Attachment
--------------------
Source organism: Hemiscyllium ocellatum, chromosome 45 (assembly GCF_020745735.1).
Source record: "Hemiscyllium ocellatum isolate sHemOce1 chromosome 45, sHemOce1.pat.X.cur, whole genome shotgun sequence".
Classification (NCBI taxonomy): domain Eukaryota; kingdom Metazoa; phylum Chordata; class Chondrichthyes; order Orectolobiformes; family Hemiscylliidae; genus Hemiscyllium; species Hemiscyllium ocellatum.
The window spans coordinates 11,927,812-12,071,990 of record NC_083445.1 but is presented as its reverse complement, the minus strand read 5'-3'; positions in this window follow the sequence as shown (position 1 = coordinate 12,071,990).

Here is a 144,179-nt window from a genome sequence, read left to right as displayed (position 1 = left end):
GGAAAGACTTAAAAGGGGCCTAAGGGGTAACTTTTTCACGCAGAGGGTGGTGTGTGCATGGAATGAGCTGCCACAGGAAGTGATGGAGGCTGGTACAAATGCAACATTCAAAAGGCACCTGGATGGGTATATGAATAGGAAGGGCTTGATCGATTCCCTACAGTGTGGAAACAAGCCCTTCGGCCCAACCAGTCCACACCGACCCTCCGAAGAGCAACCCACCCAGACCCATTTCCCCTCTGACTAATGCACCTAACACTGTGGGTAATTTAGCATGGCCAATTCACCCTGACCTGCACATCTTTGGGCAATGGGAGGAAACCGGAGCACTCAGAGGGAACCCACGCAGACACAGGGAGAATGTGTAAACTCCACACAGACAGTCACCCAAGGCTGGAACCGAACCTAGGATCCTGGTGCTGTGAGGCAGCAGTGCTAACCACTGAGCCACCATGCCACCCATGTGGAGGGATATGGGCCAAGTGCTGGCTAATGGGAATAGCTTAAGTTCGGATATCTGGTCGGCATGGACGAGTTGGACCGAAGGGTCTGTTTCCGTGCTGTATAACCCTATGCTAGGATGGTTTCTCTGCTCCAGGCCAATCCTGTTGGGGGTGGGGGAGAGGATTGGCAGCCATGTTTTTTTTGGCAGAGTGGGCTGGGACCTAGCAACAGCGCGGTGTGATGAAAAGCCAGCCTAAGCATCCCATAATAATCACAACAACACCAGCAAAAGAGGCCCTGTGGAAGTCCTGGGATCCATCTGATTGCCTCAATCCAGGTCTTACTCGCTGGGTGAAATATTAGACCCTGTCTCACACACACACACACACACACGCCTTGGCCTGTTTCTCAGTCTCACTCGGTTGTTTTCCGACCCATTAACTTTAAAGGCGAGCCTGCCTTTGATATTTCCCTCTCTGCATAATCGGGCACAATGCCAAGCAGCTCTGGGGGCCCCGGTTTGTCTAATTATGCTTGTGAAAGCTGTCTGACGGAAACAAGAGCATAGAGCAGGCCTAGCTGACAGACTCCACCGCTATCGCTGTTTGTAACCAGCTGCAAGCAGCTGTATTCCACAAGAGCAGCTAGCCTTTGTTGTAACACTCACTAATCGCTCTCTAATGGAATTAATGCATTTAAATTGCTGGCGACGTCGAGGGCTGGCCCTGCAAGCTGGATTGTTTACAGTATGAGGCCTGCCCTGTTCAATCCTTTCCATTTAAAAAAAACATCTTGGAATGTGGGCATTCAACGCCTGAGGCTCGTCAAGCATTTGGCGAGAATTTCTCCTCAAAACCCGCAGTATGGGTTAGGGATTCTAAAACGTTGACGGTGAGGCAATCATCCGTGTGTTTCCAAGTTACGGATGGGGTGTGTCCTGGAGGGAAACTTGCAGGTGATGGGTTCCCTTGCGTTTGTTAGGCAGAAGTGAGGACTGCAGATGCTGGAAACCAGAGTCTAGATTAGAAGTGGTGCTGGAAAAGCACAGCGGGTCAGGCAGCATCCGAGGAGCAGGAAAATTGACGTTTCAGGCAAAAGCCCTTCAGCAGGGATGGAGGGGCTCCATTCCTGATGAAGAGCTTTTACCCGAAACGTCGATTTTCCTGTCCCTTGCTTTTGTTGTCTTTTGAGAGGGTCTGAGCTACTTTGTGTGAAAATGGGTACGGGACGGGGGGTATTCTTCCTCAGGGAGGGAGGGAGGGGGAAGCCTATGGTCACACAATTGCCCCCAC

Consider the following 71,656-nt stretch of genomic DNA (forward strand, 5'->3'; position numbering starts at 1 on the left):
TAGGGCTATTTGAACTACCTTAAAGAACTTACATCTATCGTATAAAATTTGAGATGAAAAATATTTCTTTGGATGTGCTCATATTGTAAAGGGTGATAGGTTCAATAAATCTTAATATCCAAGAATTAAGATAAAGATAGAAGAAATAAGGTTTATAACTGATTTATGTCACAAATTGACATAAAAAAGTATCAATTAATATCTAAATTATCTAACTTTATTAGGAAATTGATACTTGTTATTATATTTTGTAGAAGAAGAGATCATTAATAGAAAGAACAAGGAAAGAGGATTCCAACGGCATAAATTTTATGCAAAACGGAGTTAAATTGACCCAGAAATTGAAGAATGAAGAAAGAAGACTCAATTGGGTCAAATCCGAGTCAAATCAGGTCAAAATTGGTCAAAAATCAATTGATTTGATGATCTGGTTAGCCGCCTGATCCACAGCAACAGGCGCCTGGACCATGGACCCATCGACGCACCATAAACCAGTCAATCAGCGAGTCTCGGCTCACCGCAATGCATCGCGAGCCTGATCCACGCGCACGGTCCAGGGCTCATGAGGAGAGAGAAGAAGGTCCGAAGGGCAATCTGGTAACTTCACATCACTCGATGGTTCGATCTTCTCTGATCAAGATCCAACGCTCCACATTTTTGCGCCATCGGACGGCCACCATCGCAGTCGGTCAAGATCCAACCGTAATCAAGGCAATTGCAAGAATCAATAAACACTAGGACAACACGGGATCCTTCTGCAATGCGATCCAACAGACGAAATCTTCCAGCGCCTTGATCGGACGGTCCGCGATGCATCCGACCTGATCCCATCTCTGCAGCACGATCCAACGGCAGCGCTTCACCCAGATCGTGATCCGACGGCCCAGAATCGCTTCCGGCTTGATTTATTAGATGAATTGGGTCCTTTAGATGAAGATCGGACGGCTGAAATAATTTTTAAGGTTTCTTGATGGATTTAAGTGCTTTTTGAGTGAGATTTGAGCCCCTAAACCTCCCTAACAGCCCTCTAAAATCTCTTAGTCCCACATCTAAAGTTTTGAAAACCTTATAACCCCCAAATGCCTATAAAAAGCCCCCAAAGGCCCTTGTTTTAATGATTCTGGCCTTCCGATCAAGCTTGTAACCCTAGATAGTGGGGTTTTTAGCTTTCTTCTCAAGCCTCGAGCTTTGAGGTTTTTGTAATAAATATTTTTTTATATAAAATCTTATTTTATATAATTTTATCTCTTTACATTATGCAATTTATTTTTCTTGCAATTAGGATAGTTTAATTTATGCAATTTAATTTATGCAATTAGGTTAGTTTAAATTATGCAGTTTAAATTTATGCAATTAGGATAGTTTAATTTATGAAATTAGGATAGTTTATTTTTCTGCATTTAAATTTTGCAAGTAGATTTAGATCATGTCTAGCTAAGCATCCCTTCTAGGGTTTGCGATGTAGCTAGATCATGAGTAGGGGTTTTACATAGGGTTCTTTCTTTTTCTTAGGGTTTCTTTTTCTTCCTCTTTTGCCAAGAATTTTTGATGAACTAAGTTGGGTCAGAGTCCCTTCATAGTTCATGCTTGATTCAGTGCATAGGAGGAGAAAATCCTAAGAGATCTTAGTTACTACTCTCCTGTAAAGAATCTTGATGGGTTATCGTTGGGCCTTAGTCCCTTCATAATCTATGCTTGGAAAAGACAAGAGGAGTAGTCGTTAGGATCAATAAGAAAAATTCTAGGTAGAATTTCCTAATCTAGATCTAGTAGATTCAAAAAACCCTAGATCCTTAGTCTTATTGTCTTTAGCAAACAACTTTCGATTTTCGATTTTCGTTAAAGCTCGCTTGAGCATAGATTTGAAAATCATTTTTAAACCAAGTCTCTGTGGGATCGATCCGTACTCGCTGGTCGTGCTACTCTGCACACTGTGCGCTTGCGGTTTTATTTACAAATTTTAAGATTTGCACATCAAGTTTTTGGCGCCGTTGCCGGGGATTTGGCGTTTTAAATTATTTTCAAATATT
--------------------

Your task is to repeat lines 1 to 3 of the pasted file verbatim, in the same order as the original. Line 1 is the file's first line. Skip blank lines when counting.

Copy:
Source organism: Hemiscyllium ocellatum, chromosome 45 (assembly GCF_020745735.1).
Source record: "Hemiscyllium ocellatum isolate sHemOce1 chromosome 45, sHemOce1.pat.X.cur, whole genome shotgun sequence".
Classification (NCBI taxonomy): domain Eukaryota; kingdom Metazoa; phylum Chordata; class Chondrichthyes; order Orectolobiformes; family Hemiscylliidae; genus Hemiscyllium; species Hemiscyllium ocellatum.